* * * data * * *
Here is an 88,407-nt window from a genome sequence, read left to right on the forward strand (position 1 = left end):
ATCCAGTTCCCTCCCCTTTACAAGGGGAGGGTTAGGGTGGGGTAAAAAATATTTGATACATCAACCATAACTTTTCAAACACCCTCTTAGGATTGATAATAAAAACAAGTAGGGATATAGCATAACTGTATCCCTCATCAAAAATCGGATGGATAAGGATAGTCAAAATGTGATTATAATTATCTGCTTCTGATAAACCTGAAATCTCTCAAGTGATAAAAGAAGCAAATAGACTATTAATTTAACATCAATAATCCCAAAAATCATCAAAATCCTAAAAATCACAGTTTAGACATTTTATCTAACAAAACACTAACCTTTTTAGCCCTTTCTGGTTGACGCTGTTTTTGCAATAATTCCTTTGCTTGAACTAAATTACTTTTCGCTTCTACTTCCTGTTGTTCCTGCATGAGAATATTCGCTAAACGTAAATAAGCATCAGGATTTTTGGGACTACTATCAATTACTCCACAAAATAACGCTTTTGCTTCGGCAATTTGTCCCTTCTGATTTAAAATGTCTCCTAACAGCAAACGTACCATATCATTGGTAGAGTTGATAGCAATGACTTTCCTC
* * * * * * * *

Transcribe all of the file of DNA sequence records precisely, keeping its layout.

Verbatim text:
Here is an 88,407-nt window from a genome sequence, read left to right on the forward strand (position 1 = left end):
ATCCAGTTCCCTCCCCTTTACAAGGGGAGGGTTAGGGTGGGGTAAAAAATATTTGATACATCAACCATAACTTTTCAAACACCCTCTTAGGATTGATAATAAAAACAAGTAGGGATATAGCATAACTGTATCCCTCATCAAAAATCGGATGGATAAGGATAGTCAAAATGTGATTATAATTATCTGCTTCTGATAAACCTGAAATCTCTCAAGTGATAAAAGAAGCAAATAGACTATTAATTTAACATCAATAATCCCAAAAATCATCAAAATCCTAAAAATCACAGTTTAGACATTTTATCTAACAAAACACTAACCTTTTTAGCCCTTTCTGGTTGACGCTGTTTTTGCAATAATTCCTTTGCTTGAACTAAATTACTTTTCGCTTCTACTTCCTGTTGTTCCTGCATGAGAATATTCGCTAAACGTAAATAAGCATCAGGATTTTTGGGACTACTATCAATTACTCCACAAAATAACGCTTTTGCTTCGGCAATTTGTCCCTTCTGATTTAAAATGTCTCCTAACAGCAAACGTACCATATCATTGGTAGAGTTGATAGCAATGACTTTCCTC